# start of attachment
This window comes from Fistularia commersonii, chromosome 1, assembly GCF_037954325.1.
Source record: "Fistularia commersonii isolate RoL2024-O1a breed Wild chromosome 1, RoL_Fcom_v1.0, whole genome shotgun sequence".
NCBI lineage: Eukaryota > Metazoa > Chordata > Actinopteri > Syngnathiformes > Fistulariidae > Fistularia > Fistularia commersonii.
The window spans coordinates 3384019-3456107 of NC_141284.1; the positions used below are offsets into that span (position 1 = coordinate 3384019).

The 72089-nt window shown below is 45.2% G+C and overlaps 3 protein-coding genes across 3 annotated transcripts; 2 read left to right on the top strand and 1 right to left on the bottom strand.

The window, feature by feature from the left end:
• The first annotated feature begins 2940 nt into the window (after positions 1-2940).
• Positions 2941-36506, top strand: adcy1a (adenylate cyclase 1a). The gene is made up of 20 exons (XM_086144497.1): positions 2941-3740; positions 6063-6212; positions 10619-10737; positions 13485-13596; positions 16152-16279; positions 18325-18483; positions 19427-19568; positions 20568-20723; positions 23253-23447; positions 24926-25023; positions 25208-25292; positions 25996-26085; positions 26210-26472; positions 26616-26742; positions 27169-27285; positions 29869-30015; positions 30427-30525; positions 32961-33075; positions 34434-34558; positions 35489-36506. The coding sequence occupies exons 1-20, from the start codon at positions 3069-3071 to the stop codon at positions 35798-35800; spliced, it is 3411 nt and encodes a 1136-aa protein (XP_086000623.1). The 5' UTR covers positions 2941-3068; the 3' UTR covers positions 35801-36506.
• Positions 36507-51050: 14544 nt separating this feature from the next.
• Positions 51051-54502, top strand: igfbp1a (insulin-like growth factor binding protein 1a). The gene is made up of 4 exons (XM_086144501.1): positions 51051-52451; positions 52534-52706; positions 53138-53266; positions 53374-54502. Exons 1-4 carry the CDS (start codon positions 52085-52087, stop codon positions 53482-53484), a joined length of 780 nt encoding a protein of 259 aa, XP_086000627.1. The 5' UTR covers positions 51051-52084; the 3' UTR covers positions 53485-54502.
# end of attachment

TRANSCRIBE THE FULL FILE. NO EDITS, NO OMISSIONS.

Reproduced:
This window comes from Fistularia commersonii, chromosome 1, assembly GCF_037954325.1.
Source record: "Fistularia commersonii isolate RoL2024-O1a breed Wild chromosome 1, RoL_Fcom_v1.0, whole genome shotgun sequence".
NCBI lineage: Eukaryota > Metazoa > Chordata > Actinopteri > Syngnathiformes > Fistulariidae > Fistularia > Fistularia commersonii.
The window spans coordinates 3384019-3456107 of NC_141284.1; the positions used below are offsets into that span (position 1 = coordinate 3384019).

The 72089-nt window shown below is 45.2% G+C and overlaps 3 protein-coding genes across 3 annotated transcripts; 2 read left to right on the top strand and 1 right to left on the bottom strand.

The window, feature by feature from the left end:
• The first annotated feature begins 2940 nt into the window (after positions 1-2940).
• Positions 2941-36506, top strand: adcy1a (adenylate cyclase 1a). The gene is made up of 20 exons (XM_086144497.1): positions 2941-3740; positions 6063-6212; positions 10619-10737; positions 13485-13596; positions 16152-16279; positions 18325-18483; positions 19427-19568; positions 20568-20723; positions 23253-23447; positions 24926-25023; positions 25208-25292; positions 25996-26085; positions 26210-26472; positions 26616-26742; positions 27169-27285; positions 29869-30015; positions 30427-30525; positions 32961-33075; positions 34434-34558; positions 35489-36506. The coding sequence occupies exons 1-20, from the start codon at positions 3069-3071 to the stop codon at positions 35798-35800; spliced, it is 3411 nt and encodes a 1136-aa protein (XP_086000623.1). The 5' UTR covers positions 2941-3068; the 3' UTR covers positions 35801-36506.
• Positions 36507-51050: 14544 nt separating this feature from the next.
• Positions 51051-54502, top strand: igfbp1a (insulin-like growth factor binding protein 1a). The gene is made up of 4 exons (XM_086144501.1): positions 51051-52451; positions 52534-52706; positions 53138-53266; positions 53374-54502. Exons 1-4 carry the CDS (start codon positions 52085-52087, stop codon positions 53482-53484), a joined length of 780 nt encoding a protein of 259 aa, XP_086000627.1. The 5' UTR covers positions 51051-52084; the 3' UTR covers positions 53485-54502.